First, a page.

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Hours of Business:

Mon.- Friday.:
10:00 am- 6:00 pm
Saturday: 10:00 am- 6:00 pm
Sunday: Noon- 4:00 pm
(Pacific Daylight Time)




Getting Started: Cleaning & Sanitizing

One of the most basic, but most important steps to successful home brewing is proper cleaning and sanitizing. Done properly, this is really a two step process:


The best reason to practice good cleaning habits is that it is YOUR beer, and you will be drinking it. Without proper cleaning, surface build up can occur, which provides a place for bacteria and other unwanted organisms to take up residence.

Every surface that touches your beer during the brewing process should be clean and free from oil or soap residues. Most brewers use their brewing equipment only for brewing, to prevent odors and oils from the kitchen from affecting the quality of your beer. The cleanser used is also important. Common dish soap is effective (as long as it is unscented), but it does have some disadvantages: it is a foaming cleaner and requires thorough rinsing to remove all of the soap residue. Many home brew supply sources carry cleansers especially made for brewing, and many of these are free from phosphates, chlorine, or other toxic chemicals and so are low environmental impact. Two of the best are 5-Star PBW (Powdered Brewery Wash), and Straight-A cleaner.

One last word about oil and soap residue: Both can affect the quality and appearance of your beer because they interfere with head retention, causing the beer foam to dissapate rapidly. For this reason, your serving glasses should also be well rinsed to ensure the best possible presentation of your hand-crafted beers.


After cleaning, all equipment that comes into contact with your beer after it has been boiled must also be sanitized. This is usually done by soaking the equipment in a sanitizing solution for about 10 minutes. One of the best all around sanitizers available to home brewers is Iodophor, an iodine based sanitizer. Iodophor is non-toxic when mixed to the recommended dilution, yet is a very effective sanitizer. Iodophor is toxic if undiluted, and should never be used full strength. The recommended dilution for home brewing purposes is 1/10th of a fluid oz. per gallon of water, or about 1 Tablespoon per 5 gallons. The solution should be a light amber color. It does not need to be rinsed if equipment is allowed to drip dry after sanitizing. Note that it is not necessary to sanitize equipment that contacts your beer before and during the boil, as the process of boiling will sterilize both the beer and the boiling pot. Equipment that does not need to be sanitized includes grain straining equipment (bags, strainers, or other vessels), thermometers used before the boil, the brew pot & spoon, etc.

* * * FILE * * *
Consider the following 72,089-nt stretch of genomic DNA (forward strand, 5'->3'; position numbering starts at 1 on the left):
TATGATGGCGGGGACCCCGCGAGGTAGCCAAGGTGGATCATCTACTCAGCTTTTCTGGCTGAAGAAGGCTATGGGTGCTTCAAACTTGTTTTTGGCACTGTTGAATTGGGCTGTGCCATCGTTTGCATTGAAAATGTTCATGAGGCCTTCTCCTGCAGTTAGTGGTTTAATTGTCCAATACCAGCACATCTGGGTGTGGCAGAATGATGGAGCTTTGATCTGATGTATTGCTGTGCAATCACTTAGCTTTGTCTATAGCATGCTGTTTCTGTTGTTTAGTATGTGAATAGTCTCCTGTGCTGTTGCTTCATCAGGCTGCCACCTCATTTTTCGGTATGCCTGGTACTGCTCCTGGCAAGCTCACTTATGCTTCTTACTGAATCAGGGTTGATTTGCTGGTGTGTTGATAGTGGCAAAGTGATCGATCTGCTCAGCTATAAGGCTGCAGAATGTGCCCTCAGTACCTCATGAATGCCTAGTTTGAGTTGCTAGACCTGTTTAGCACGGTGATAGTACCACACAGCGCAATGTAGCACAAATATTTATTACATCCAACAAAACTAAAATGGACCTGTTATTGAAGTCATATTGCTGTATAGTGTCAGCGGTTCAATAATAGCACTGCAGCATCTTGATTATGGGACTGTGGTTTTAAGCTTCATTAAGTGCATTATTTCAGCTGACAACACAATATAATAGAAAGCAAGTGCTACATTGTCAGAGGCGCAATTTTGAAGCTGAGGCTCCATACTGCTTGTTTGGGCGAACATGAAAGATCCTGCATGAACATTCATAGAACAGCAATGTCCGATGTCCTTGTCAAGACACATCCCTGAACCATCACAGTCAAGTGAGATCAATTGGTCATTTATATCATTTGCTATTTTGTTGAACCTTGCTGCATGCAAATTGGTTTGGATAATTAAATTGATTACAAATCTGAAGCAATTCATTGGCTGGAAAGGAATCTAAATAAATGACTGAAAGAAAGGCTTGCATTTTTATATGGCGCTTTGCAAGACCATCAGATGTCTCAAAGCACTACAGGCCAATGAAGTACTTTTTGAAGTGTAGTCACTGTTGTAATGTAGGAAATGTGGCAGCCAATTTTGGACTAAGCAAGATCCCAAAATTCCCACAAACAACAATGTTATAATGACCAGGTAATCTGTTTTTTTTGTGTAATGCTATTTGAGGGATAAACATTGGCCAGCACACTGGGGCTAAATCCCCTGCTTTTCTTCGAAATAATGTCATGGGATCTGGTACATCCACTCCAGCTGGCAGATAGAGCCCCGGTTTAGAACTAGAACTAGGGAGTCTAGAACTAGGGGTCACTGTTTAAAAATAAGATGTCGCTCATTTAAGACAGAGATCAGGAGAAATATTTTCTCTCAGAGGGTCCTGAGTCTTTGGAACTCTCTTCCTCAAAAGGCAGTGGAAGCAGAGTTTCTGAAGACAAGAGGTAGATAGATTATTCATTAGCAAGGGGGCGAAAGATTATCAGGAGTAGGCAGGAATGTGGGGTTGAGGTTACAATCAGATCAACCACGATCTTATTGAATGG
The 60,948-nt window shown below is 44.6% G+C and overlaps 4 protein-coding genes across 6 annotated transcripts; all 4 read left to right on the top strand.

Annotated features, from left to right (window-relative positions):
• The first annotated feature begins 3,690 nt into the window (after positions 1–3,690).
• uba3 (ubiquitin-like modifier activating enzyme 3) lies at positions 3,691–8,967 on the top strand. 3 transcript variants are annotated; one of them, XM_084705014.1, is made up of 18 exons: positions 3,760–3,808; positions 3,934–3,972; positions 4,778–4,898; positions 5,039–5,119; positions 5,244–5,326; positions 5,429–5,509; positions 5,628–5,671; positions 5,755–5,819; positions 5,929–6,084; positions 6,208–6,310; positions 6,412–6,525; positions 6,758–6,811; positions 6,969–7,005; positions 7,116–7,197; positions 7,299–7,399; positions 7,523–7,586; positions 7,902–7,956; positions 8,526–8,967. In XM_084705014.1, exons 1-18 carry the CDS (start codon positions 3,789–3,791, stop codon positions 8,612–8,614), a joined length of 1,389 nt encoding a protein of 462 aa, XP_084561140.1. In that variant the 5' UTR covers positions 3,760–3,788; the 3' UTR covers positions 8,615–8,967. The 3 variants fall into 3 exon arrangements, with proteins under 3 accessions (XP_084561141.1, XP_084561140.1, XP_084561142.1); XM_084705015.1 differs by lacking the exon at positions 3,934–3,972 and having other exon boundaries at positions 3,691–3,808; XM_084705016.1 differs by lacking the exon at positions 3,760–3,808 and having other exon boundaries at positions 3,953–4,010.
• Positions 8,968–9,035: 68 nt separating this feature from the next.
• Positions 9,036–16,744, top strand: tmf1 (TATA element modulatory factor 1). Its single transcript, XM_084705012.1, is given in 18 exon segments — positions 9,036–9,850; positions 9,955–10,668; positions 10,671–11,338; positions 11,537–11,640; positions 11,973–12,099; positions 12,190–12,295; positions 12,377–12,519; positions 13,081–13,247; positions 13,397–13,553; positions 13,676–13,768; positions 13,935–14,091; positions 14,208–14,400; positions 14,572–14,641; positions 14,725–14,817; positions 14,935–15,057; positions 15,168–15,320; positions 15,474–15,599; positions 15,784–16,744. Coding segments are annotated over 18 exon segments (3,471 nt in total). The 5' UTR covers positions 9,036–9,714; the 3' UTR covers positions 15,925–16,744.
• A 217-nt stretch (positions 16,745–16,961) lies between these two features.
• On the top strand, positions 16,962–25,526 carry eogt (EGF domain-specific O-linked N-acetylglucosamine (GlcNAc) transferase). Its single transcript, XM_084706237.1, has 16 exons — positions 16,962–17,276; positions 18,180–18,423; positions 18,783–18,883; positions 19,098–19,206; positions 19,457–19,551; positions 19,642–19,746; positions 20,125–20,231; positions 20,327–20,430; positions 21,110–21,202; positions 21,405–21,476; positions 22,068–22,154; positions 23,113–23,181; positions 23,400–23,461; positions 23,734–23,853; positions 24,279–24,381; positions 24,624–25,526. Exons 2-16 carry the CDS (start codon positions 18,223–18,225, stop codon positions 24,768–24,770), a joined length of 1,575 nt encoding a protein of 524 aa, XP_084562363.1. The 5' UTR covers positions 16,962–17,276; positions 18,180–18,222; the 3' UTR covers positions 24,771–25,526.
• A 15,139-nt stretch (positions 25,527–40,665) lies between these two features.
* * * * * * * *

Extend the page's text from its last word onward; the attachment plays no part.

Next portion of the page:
The reason for sanitizing all other equipment is to reduce the population of bacteria present in your brewing system to a very low amount. This allows the yeast to dominate your fermentation. Once yeast is present in large numbers, it in itself is a strong deterrent to other organisms, even other strains of yeast and wild yeast. It is not necessary to sterilize the equipment; sterilizing is the complete removal of all living organizms, at requires an autoclave (a type of oven used in laboratories) or boiling for more than 20 minutes.

In Summary:

If you remember the following, your home brewery cleaning and sanitizing routine will be sucessful:

All Equipment used in brewing must be clean and free from oil and soap residues.

All equipment that touches your beer after the boil must also be sanitized.




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